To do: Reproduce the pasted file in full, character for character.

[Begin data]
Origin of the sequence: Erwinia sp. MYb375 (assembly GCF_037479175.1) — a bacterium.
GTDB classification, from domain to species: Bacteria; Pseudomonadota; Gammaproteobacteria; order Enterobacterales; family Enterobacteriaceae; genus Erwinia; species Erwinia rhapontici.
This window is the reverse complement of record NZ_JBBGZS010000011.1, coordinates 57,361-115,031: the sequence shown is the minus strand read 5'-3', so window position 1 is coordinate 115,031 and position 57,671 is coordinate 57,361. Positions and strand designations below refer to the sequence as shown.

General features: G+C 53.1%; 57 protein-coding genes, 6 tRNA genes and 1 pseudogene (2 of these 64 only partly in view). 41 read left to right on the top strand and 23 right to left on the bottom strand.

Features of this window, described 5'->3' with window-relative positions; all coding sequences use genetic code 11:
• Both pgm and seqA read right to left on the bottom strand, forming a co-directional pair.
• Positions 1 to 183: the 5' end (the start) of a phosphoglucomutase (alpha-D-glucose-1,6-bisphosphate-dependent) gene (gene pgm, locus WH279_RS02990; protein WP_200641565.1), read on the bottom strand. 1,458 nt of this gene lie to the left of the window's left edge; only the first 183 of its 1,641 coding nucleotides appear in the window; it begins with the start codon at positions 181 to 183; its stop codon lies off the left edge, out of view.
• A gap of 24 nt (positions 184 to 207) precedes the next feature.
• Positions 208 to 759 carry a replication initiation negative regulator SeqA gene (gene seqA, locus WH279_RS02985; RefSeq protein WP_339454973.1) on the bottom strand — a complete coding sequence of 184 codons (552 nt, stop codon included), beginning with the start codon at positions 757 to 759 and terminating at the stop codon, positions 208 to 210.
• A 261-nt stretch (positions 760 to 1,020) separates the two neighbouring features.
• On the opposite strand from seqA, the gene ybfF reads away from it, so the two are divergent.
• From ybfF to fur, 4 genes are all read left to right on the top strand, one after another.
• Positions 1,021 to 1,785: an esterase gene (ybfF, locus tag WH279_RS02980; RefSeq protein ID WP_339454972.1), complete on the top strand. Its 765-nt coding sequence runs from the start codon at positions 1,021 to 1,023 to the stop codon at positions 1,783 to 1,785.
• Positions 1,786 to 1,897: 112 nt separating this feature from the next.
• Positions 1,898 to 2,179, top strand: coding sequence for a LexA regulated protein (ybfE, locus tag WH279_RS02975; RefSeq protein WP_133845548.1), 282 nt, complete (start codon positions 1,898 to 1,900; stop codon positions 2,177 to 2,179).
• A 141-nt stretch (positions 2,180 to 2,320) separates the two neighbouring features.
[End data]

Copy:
Origin of the sequence: Erwinia sp. MYb375 (assembly GCF_037479175.1) — a bacterium.
GTDB classification, from domain to species: Bacteria; Pseudomonadota; Gammaproteobacteria; order Enterobacterales; family Enterobacteriaceae; genus Erwinia; species Erwinia rhapontici.
This window is the reverse complement of record NZ_JBBGZS010000011.1, coordinates 57,361-115,031: the sequence shown is the minus strand read 5'-3', so window position 1 is coordinate 115,031 and position 57,671 is coordinate 57,361. Positions and strand designations below refer to the sequence as shown.

General features: G+C 53.1%; 57 protein-coding genes, 6 tRNA genes and 1 pseudogene (2 of these 64 only partly in view). 41 read left to right on the top strand and 23 right to left on the bottom strand.

Features of this window, described 5'->3' with window-relative positions; all coding sequences use genetic code 11:
• Both pgm and seqA read right to left on the bottom strand, forming a co-directional pair.
• Positions 1 to 183: the 5' end (the start) of a phosphoglucomutase (alpha-D-glucose-1,6-bisphosphate-dependent) gene (gene pgm, locus WH279_RS02990; protein WP_200641565.1), read on the bottom strand. 1,458 nt of this gene lie to the left of the window's left edge; only the first 183 of its 1,641 coding nucleotides appear in the window; it begins with the start codon at positions 181 to 183; its stop codon lies off the left edge, out of view.
• A gap of 24 nt (positions 184 to 207) precedes the next feature.
• Positions 208 to 759 carry a replication initiation negative regulator SeqA gene (gene seqA, locus WH279_RS02985; RefSeq protein WP_339454973.1) on the bottom strand — a complete coding sequence of 184 codons (552 nt, stop codon included), beginning with the start codon at positions 757 to 759 and terminating at the stop codon, positions 208 to 210.
• A 261-nt stretch (positions 760 to 1,020) separates the two neighbouring features.
• On the opposite strand from seqA, the gene ybfF reads away from it, so the two are divergent.
• From ybfF to fur, 4 genes are all read left to right on the top strand, one after another.
• Positions 1,021 to 1,785: an esterase gene (ybfF, locus tag WH279_RS02980; RefSeq protein ID WP_339454972.1), complete on the top strand. Its 765-nt coding sequence runs from the start codon at positions 1,021 to 1,023 to the stop codon at positions 1,783 to 1,785.
• Positions 1,786 to 1,897: 112 nt separating this feature from the next.
• Positions 1,898 to 2,179, top strand: coding sequence for a LexA regulated protein (ybfE, locus tag WH279_RS02975; RefSeq protein WP_133845548.1), 282 nt, complete (start codon positions 1,898 to 1,900; stop codon positions 2,177 to 2,179).
• A 141-nt stretch (positions 2,180 to 2,320) separates the two neighbouring features.